Harvesting Corn Stover and Soil Quality


Courtesy of Soil Science Society of America (SSSA)

Corn stover, left in fields after corn grain harvest, has been identified as a potential feedstock to help supply biofuel needed to offset a portion of the 14 million barrels of oils consumed daily by the U.S. transportation sector. It was projected to supply 256 million tons of the 1.4 billion tons of biomass (232 million Mg out of 1.3 billion Mg) estimated to be available each year.

Corn stover was identified as an important feedstock because of its abundance (~35 million ha of corn were planted in 2008 and 2009) and at least the perception that it was an unused material. It was also recognized that corn yields have nearly doubled since the first energy crisis during the 1970s, that yields are expected to continue to increase in the future, and that in Iowa, farmers currently spend $45 to $65 ha–1 ($20–$30 acre–1) to “manage” their stover.

From an engineering perspective, harvesting stover as a major feedstock appears quite favorable, but the Billion Ton Report (BTR) projections raised many concerns among soil scientists that harvesting excessive corn stover could reduce crops yields directly or indirectly by diminishing total organic carbon levels until soil’s production capacity was threatened.

This large group of researchers at several locations across the U.S. set out to present the soil quality baselines that were developed using the Soil Management Assessment Framework (SMAF) for several representative research locations established to examine the effects of harvesting corn stover across the eastern half of the United States. Initial grain and stover yields for the various locations are also presented to help illustrate the breadth of factors that need to be quantified to ensure feedstock harvest and biofuel production strategies are indeed sustainable.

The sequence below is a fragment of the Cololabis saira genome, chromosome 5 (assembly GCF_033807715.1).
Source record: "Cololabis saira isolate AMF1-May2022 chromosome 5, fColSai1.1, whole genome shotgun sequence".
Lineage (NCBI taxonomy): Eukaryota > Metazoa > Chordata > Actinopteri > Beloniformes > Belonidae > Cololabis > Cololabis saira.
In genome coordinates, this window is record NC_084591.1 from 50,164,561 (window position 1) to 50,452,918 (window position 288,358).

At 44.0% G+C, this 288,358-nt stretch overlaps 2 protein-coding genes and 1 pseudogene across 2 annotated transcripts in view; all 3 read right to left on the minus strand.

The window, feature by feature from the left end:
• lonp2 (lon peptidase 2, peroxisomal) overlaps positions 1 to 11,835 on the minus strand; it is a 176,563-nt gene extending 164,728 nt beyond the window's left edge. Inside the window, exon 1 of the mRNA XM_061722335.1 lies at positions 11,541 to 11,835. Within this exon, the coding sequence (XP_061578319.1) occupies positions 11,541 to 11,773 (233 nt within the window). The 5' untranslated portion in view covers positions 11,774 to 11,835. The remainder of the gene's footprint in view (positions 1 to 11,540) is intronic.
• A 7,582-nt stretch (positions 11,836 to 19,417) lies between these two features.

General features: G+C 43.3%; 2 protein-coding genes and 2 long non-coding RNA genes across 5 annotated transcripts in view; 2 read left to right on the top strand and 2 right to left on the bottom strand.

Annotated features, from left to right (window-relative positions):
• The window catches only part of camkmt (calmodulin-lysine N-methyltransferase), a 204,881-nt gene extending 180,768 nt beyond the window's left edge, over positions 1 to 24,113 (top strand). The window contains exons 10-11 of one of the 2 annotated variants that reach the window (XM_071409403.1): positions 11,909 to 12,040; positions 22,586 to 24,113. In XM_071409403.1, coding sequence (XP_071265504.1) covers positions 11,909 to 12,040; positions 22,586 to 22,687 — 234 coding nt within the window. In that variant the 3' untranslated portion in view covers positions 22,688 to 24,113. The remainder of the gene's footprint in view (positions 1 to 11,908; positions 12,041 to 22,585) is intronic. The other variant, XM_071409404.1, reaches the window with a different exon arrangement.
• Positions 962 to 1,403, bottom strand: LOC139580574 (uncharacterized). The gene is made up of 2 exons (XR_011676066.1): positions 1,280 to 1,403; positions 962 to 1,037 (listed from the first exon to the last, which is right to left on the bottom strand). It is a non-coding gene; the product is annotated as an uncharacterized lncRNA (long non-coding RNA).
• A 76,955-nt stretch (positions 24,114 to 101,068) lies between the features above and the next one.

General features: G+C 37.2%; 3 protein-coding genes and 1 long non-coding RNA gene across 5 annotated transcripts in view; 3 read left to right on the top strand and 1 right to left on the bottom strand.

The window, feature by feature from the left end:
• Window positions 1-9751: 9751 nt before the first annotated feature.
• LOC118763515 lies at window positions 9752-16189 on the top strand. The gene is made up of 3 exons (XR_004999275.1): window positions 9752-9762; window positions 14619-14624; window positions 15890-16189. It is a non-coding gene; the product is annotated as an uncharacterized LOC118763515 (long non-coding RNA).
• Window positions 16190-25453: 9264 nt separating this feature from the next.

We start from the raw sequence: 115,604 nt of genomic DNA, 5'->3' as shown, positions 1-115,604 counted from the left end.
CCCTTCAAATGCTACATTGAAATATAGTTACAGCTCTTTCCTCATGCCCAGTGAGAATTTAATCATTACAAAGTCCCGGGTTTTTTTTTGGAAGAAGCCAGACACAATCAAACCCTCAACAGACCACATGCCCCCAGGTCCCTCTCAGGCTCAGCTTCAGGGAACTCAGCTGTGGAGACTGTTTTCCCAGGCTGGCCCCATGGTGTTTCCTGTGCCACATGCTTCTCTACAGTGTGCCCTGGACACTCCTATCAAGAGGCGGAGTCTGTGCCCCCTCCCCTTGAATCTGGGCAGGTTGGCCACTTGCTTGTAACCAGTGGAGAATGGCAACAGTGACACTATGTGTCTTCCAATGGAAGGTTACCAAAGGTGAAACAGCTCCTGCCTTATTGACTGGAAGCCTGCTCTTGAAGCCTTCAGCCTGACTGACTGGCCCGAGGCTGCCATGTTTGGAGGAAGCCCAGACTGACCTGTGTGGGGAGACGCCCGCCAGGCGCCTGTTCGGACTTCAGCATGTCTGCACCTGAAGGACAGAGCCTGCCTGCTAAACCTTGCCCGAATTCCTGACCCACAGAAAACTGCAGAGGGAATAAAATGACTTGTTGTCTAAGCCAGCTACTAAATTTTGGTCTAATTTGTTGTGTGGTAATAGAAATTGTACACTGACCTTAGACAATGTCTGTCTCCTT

The researchers established an effective and successful multi-location, multi-region bioenergy feedstock production study and soil, crop yield, and stover removal data have been collected for 2 yr to help quantify long-term effects of low and high stover harvest strategies. Based on an initial, but very limited SMAF analysis, it appears that total organic carbon (TOC) is the soil quality indicator that needs to be monitored most closely to quantify crop residue removal effects.

The group addressed using the TOC as a soil quality indicator by not only by measuring harvested and residual amounts of crop residue, but also by incorporating cover crops and using higher plant populations in twin-row planting systems to increase TOC input. Overall, grain yields averaged 9.7 and 11.7 Mg ha–1 (155 and 186 bu acre–1) in 2008 and 2009, values that are consistent with national projections and confirmation that the distribution of our research sites is representative of corn production throughout the United States.

The group found that the average amount of stover collected for the 50% treatment was 2.6 and 4.2 Mg ha–1 for 2008 and 2009, respectively, while the 90% treatment resulted in an average removal of 5.4 and 7.4 Mg ha–1, respectively. The group stated that based on current literature data, removal rates for both scenarios could result in a gradual decline in TOC, but there is a large standard error associated with those estimates, emphasizing the need for continuing this and other long-term studies for several years.



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